"Janeway defined an era for me and, as it turns out, the rest of my life," Mulgrew reflects. "To play a hologram is probably the most clever way to introduce this character to children. To introduce 'Hologram Janeway' to 10-year-olds, 15-year-olds is an exciting approach, and very smart. From there, of course, the sky is the limit ... but I am delighted to be back playing her. I love her. When a character defines a part of your life, you are in turn deeply grateful, which I am. And she has never left me."

"Star Trek: Prodigy" executive producer Alex Kurtman has been a major keeper of the flame, having co-created and overseen the Paramount+ series "Star Trek: Discovery" and "Star Trek: Picard," and also having a hand in the streaming service's animated but more-adult "Star Trek: Lower Decks." He maintains "Star Trek" has "always been a family show, the show that parents watched with their children -- and those children become parents, and they pass it on to their children. I think that legacy is important."

"Star Trek" also yielded a 1973-74 Saturday-morning NBC cartoon show (with the voices of the original series' cast), but Kurtzman credits sibling "Star Trek: Prodigy" creators Dan and Kevin Hageman with bringing "such a wonderful objectivity, just based on their own experience doing kids' shows ('Trollhunters,' etc.), about an area in 'Star Trek' that felt like a really wonderful place to look at. It was great. And obviously, having Kate back to play Janeway is everything, because that blessing allowed us to tell this story in a way that I think we otherwise would not have been able to tell."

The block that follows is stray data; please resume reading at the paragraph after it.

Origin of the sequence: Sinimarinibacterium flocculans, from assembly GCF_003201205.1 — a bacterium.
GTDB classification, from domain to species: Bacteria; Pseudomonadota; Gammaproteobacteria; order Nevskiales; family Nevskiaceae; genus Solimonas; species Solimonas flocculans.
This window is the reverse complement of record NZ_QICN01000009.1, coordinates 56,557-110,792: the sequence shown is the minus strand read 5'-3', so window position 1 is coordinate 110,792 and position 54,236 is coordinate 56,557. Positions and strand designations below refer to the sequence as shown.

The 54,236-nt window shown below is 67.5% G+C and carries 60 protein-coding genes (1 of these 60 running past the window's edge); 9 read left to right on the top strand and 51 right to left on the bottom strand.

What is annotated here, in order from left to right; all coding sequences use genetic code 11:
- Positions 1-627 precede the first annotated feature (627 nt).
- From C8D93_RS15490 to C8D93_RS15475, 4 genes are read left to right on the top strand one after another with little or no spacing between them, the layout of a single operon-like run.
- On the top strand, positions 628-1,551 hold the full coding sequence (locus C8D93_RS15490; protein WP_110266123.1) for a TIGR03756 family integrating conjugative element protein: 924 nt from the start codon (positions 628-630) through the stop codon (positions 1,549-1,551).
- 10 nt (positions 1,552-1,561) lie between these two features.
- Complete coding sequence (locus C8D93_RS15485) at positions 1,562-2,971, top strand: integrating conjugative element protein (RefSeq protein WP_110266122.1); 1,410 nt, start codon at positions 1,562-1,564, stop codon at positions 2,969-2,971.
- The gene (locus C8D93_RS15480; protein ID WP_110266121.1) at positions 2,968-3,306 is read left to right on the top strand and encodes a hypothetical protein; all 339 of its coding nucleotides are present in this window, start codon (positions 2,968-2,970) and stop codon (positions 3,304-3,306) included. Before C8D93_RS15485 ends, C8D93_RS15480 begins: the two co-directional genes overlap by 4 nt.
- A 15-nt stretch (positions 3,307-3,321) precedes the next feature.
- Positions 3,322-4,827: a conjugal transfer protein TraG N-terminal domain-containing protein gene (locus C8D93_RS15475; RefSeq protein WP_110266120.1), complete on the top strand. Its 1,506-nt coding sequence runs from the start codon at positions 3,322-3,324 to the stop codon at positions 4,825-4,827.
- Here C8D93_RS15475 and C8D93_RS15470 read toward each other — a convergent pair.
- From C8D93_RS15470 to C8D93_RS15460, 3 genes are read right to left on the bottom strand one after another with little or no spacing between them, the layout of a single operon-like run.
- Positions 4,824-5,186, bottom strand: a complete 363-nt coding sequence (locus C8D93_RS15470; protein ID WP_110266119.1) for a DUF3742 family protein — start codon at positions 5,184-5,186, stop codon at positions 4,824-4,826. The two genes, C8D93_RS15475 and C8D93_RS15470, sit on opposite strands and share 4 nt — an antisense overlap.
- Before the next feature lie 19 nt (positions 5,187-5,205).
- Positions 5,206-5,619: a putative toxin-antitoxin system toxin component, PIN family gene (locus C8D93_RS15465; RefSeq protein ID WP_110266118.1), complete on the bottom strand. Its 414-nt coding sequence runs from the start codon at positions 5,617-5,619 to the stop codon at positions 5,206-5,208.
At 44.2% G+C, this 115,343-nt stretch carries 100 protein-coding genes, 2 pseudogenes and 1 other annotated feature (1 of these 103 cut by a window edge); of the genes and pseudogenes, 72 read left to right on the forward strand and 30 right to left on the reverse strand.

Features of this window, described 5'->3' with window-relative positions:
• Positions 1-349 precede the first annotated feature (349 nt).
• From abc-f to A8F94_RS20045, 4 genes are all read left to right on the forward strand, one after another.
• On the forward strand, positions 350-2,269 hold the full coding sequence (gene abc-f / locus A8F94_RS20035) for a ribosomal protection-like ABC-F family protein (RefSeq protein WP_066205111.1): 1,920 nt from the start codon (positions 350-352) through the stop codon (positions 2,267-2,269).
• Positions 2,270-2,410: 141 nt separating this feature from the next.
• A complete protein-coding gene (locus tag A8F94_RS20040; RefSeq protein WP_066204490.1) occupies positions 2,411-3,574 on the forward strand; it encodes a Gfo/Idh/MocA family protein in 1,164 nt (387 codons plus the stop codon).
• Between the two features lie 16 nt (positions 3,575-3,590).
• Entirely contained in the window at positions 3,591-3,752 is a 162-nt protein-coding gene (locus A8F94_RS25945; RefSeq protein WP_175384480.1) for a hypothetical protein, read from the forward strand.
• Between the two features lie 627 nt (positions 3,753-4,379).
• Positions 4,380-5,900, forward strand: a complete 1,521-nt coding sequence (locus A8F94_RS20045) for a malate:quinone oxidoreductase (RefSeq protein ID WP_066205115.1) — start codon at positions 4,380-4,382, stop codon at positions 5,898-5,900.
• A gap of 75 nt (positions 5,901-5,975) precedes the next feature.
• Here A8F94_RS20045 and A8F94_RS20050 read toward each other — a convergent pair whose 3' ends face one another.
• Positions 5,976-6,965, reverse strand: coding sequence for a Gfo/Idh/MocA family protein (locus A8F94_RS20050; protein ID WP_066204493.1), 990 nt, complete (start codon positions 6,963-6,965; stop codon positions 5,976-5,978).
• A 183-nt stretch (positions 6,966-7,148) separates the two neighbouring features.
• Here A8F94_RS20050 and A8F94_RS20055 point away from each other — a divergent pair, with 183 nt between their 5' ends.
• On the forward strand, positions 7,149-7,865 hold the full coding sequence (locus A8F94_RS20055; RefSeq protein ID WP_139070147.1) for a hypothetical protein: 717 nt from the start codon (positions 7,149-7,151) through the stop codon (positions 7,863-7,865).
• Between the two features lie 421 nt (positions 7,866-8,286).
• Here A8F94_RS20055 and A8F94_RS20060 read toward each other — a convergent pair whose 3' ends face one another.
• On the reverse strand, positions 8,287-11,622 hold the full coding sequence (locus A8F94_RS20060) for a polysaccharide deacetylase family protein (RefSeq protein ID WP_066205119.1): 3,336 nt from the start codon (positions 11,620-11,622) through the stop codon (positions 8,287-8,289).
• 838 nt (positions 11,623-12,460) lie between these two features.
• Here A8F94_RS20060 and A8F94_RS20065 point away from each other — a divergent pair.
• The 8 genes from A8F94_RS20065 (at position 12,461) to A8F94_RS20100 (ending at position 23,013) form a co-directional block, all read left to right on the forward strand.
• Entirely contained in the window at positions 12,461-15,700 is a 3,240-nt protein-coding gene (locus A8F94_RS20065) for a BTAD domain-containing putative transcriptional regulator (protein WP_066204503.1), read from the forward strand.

With a second season already ordered, "Star Trek: Prodigy" also features in its voice cast Brett Gray, Jason Mantzoukas, Ella Purnell and -- as the tyrannical Diviner and his enforcer Drednok -- John Noble ("Fringe") and Jimmi Simpson ("Westworld").

"The 'Star Trek' world has been pervasive for a lot of my life, and I'm 73," Noble notes. "I'm really thrilled to do (this)."


From Heavy:

Everything You Need to Know About the Newest ‘Star Trek’ Series

This Thursday will mark a bunch of firsts for the “Star Trek” franchise. October 28, 2021, will be the first time fans will get to stream “Star Trek: Prodigy,” which is the first show of the franchise to be geared toward children. Below are some of these firsts, along with everything you’ll need to know to watch “Prodigy.”

Fans who want to watch “Prodigy” must be a subscriber to Paramount+, where the series will stream. Eventually, the show will air on cable TV, courtesy of Nickelodeon. These entities — Paramount, Nickelodeon, and “Star Trek” — are owned by media conglomerate Viacom. 

The first episode will stream this Thursday, and the entire first season of the series will be 10 episodes, according to IMDB.

Who Is on the Show?

For most Trek fans, the big draw will be the return of Captain Janeway, played by Kate Mulgrew. As the star of “Star Trek: Voyager,” fans are familiar with her no-nonsense style. Still, Janeway will be a hands-off character on “Prodigy” since she will be a hologram.